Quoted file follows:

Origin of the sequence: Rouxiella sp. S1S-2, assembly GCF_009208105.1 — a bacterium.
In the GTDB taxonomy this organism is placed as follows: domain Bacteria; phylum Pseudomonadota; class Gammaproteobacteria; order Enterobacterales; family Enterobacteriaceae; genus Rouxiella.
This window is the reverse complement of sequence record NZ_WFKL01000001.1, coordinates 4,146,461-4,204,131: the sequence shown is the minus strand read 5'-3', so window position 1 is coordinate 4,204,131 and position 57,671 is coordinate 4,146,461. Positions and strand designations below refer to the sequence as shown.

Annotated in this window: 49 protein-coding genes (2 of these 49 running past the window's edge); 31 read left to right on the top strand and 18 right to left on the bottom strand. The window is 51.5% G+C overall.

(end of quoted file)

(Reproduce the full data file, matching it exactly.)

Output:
Origin of the sequence: Rouxiella sp. S1S-2, assembly GCF_009208105.1 — a bacterium.
In the GTDB taxonomy this organism is placed as follows: domain Bacteria; phylum Pseudomonadota; class Gammaproteobacteria; order Enterobacterales; family Enterobacteriaceae; genus Rouxiella.
This window is the reverse complement of sequence record NZ_WFKL01000001.1, coordinates 4,146,461-4,204,131: the sequence shown is the minus strand read 5'-3', so window position 1 is coordinate 4,204,131 and position 57,671 is coordinate 4,146,461. Positions and strand designations below refer to the sequence as shown.

Annotated in this window: 49 protein-coding genes (2 of these 49 running past the window's edge); 31 read left to right on the top strand and 18 right to left on the bottom strand. The window is 51.5% G+C overall.